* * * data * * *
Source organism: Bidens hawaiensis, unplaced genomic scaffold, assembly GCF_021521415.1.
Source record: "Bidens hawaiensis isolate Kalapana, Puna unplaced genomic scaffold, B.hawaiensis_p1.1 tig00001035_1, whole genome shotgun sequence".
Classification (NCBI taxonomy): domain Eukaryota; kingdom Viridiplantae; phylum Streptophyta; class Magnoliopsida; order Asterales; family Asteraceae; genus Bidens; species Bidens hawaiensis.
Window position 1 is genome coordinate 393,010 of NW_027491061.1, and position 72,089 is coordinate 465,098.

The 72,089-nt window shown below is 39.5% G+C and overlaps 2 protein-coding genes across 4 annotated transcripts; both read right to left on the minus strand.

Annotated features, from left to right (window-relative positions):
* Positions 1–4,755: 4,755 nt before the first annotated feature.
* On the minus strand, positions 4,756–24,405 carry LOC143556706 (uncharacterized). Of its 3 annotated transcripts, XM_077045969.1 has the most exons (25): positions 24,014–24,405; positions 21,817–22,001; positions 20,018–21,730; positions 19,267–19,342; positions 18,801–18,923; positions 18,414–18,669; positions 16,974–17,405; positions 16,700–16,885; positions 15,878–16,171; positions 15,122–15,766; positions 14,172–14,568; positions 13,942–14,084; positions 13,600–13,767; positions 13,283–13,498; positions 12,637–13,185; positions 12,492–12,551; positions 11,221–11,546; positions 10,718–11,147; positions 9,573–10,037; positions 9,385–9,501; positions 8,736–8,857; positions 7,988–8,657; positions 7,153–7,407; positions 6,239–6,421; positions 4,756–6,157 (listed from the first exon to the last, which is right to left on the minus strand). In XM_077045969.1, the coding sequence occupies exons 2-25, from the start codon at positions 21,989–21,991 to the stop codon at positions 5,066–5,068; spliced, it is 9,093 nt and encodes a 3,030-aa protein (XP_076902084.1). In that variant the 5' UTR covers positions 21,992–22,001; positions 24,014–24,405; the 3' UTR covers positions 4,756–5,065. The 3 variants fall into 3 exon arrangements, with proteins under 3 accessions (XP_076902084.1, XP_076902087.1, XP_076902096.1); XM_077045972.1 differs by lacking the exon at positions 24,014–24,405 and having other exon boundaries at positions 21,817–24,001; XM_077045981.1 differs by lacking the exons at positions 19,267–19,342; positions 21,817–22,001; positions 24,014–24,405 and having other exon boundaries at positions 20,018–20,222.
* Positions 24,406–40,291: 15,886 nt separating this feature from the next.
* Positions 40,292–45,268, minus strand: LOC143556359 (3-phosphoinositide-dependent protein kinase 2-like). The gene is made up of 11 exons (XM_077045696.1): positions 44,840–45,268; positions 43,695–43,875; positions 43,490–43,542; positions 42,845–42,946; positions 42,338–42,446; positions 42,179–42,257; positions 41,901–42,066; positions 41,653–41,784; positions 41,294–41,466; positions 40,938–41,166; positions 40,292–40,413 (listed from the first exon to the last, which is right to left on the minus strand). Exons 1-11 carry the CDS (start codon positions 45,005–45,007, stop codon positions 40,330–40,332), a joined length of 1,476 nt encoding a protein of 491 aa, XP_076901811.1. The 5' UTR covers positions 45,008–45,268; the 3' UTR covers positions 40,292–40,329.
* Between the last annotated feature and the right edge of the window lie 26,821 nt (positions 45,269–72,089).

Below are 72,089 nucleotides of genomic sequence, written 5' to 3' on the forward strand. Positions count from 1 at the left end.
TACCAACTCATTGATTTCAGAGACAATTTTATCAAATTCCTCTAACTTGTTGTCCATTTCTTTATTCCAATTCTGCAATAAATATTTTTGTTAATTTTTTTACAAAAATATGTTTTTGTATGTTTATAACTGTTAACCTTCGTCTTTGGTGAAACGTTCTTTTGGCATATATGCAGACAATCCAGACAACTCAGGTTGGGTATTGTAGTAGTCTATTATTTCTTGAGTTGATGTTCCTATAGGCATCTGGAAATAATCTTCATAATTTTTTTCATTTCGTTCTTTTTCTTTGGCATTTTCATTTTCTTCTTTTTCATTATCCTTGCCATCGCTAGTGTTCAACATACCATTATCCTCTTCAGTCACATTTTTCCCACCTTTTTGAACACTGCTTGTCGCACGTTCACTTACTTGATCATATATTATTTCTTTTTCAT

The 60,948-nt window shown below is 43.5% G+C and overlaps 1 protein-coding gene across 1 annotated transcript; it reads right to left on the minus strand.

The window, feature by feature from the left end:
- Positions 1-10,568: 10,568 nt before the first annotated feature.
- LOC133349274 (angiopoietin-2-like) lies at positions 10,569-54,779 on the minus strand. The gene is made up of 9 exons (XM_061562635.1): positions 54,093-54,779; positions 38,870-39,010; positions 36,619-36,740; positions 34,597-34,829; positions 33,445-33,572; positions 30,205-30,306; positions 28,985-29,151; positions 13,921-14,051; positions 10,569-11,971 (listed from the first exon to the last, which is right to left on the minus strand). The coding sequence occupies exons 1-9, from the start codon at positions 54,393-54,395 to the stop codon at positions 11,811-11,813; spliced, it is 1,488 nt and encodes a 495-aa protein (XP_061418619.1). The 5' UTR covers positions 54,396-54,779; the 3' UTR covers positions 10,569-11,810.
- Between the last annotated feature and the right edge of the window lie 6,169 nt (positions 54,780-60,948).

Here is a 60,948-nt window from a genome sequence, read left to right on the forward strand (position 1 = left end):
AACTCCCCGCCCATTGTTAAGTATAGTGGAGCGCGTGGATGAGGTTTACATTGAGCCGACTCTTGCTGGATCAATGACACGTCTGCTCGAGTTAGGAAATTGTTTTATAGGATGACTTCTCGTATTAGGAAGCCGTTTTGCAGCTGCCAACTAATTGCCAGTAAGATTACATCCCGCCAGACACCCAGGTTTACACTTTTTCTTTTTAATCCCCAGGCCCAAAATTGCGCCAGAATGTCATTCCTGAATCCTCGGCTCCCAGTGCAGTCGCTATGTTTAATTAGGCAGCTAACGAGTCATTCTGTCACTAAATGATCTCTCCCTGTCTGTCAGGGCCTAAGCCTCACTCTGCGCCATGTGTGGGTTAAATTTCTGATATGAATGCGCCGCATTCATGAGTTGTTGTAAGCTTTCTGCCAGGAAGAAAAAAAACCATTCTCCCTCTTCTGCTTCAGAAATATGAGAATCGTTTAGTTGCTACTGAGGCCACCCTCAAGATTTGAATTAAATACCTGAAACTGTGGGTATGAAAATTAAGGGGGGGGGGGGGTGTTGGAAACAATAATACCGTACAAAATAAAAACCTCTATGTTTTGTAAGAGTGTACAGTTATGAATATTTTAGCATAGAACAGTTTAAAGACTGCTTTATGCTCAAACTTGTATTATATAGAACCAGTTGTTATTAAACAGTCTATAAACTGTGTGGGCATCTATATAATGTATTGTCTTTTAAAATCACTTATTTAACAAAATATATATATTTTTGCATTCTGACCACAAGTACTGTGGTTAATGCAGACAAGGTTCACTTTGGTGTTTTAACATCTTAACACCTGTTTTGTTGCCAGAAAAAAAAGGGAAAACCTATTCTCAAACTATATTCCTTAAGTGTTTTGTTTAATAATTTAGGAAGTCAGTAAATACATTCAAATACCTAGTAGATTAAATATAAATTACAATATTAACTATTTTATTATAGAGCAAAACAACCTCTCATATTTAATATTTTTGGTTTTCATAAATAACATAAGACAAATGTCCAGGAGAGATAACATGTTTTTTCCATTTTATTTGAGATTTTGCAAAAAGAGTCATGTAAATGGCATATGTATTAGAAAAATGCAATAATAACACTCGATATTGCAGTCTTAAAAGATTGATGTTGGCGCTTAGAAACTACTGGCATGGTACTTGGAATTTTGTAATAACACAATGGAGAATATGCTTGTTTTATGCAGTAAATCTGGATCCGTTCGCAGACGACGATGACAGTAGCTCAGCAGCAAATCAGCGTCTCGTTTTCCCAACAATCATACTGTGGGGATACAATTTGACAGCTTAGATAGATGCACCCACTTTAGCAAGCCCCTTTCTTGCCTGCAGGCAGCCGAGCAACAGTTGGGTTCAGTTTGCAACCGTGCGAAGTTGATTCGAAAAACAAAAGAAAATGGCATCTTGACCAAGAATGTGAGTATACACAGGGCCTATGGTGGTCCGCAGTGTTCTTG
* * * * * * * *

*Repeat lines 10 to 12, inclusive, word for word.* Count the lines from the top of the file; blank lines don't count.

* Positions 40,292–45,268, minus strand: LOC143556359 (3-phosphoinositide-dependent protein kinase 2-like). The gene is made up of 11 exons (XM_077045696.1): positions 44,840–45,268; positions 43,695–43,875; positions 43,490–43,542; positions 42,845–42,946; positions 42,338–42,446; positions 42,179–42,257; positions 41,901–42,066; positions 41,653–41,784; positions 41,294–41,466; positions 40,938–41,166; positions 40,292–40,413 (listed from the first exon to the last, which is right to left on the minus strand). Exons 1-11 carry the CDS (start codon positions 45,005–45,007, stop codon positions 40,330–40,332), a joined length of 1,476 nt encoding a protein of 491 aa, XP_076901811.1. The 5' UTR covers positions 45,008–45,268; the 3' UTR covers positions 40,292–40,329.
* Between the last annotated feature and the right edge of the window lie 26,821 nt (positions 45,269–72,089).

Below are 72,089 nucleotides of genomic sequence, written 5' to 3' on the forward strand. Positions count from 1 at the left end.